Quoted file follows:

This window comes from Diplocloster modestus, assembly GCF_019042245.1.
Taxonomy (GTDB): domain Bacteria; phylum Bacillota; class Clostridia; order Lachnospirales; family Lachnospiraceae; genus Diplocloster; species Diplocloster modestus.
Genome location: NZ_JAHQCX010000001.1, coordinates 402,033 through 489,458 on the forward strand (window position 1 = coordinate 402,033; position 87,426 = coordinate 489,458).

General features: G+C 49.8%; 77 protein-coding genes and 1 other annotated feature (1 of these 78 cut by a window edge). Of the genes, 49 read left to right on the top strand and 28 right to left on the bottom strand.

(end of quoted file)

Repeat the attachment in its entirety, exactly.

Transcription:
This window comes from Diplocloster modestus, assembly GCF_019042245.1.
Taxonomy (GTDB): domain Bacteria; phylum Bacillota; class Clostridia; order Lachnospirales; family Lachnospiraceae; genus Diplocloster; species Diplocloster modestus.
Genome location: NZ_JAHQCX010000001.1, coordinates 402,033 through 489,458 on the forward strand (window position 1 = coordinate 402,033; position 87,426 = coordinate 489,458).

General features: G+C 49.8%; 77 protein-coding genes and 1 other annotated feature (1 of these 78 cut by a window edge). Of the genes, 49 read left to right on the top strand and 28 right to left on the bottom strand.